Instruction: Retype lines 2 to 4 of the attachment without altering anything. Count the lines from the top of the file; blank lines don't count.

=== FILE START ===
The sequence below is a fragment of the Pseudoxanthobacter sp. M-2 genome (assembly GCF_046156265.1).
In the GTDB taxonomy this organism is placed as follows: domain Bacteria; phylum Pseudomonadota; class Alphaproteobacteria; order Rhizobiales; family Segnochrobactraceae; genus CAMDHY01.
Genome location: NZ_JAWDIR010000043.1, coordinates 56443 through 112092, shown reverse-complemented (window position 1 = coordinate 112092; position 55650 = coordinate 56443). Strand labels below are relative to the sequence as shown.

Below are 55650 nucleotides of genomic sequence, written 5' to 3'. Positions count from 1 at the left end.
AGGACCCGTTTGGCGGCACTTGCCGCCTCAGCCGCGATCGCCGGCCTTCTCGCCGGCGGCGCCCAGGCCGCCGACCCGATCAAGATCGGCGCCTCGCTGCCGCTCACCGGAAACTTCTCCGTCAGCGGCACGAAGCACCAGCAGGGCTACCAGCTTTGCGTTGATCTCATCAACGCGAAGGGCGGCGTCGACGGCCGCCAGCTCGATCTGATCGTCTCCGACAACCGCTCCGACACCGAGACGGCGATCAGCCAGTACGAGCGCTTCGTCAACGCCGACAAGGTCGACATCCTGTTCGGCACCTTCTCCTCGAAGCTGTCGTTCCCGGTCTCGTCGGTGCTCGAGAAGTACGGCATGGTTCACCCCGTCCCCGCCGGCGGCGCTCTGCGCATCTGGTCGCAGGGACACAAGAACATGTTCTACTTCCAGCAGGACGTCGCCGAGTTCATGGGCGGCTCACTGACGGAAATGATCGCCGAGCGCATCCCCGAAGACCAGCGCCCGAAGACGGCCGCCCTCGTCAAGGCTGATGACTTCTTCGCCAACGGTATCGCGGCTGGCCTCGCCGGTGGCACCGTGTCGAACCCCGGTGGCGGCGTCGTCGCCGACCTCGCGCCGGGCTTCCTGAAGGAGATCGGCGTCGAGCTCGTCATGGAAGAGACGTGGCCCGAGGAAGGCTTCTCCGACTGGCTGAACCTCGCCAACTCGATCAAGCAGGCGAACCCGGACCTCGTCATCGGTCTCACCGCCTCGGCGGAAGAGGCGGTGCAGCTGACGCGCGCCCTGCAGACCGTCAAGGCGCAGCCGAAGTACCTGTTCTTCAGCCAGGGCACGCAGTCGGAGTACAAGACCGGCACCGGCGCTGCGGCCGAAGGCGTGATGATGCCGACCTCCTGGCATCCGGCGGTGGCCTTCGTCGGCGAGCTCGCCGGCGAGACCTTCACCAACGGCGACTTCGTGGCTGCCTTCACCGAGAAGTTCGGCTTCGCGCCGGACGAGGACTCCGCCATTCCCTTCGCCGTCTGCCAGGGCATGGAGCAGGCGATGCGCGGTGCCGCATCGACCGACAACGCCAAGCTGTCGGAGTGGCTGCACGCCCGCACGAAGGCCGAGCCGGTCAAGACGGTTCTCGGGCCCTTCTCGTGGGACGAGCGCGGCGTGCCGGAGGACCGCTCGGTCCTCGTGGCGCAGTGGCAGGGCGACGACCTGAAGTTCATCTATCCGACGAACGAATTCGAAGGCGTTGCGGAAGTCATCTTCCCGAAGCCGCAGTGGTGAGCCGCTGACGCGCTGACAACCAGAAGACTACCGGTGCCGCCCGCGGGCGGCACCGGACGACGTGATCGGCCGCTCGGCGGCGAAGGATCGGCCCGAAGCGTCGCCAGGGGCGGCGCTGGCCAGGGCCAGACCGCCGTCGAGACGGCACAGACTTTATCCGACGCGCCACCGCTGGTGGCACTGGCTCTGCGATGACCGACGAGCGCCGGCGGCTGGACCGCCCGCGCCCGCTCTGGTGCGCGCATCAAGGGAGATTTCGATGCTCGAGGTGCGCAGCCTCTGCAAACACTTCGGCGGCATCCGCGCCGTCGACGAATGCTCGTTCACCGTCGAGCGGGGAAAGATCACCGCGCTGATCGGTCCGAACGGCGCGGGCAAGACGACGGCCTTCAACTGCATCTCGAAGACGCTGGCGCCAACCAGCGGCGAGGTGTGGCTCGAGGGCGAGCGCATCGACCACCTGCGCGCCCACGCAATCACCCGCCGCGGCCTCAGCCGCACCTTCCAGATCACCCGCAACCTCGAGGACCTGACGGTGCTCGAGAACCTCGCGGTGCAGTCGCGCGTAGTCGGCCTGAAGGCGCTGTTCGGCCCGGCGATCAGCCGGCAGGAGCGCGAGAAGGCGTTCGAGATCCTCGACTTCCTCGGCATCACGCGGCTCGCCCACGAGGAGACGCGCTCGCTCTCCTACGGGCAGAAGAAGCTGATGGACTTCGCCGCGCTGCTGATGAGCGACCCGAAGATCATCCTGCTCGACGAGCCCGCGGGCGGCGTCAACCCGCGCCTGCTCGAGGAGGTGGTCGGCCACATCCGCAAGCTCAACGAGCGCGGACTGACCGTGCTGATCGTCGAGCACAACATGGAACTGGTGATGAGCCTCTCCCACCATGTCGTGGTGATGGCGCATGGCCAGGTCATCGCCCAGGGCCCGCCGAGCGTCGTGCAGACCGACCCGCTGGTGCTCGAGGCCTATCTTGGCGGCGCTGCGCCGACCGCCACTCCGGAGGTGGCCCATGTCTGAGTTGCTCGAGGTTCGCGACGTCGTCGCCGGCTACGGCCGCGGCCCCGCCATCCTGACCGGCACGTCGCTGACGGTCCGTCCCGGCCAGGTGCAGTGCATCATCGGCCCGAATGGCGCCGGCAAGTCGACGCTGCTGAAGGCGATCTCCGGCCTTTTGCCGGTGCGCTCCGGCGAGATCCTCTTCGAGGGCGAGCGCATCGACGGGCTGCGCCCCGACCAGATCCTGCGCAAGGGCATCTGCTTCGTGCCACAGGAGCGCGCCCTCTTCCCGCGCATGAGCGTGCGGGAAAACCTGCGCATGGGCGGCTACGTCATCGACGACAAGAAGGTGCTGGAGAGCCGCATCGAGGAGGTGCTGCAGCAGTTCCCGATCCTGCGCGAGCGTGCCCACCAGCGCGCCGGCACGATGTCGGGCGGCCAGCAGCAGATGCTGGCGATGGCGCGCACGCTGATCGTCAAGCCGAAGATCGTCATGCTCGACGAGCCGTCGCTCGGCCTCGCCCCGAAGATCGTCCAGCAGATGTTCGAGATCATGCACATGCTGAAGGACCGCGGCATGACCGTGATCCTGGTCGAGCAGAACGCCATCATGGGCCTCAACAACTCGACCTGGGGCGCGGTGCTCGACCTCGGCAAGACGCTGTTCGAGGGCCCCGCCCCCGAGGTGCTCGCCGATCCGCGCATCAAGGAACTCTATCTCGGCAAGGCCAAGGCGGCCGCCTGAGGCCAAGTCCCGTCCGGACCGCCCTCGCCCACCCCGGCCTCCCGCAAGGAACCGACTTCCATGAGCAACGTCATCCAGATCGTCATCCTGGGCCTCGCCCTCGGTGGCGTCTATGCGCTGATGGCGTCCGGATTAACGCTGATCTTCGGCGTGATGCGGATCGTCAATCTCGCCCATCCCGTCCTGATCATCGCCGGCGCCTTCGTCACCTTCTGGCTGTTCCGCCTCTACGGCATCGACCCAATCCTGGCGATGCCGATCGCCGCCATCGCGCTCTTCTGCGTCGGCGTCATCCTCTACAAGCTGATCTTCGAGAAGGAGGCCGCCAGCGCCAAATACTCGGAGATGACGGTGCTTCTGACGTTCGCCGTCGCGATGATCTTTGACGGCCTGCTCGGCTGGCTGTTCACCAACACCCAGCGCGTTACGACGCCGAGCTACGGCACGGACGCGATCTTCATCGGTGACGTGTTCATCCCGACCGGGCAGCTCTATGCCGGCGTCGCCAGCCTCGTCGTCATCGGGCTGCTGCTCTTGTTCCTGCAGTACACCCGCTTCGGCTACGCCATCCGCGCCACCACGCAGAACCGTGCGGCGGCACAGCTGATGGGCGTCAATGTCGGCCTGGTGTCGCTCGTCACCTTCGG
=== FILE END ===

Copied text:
In the GTDB taxonomy this organism is placed as follows: domain Bacteria; phylum Pseudomonadota; class Alphaproteobacteria; order Rhizobiales; family Segnochrobactraceae; genus CAMDHY01.
Genome location: NZ_JAWDIR010000043.1, coordinates 56443 through 112092, shown reverse-complemented (window position 1 = coordinate 112092; position 55650 = coordinate 56443). Strand labels below are relative to the sequence as shown.

Below are 55650 nucleotides of genomic sequence, written 5' to 3'. Positions count from 1 at the left end.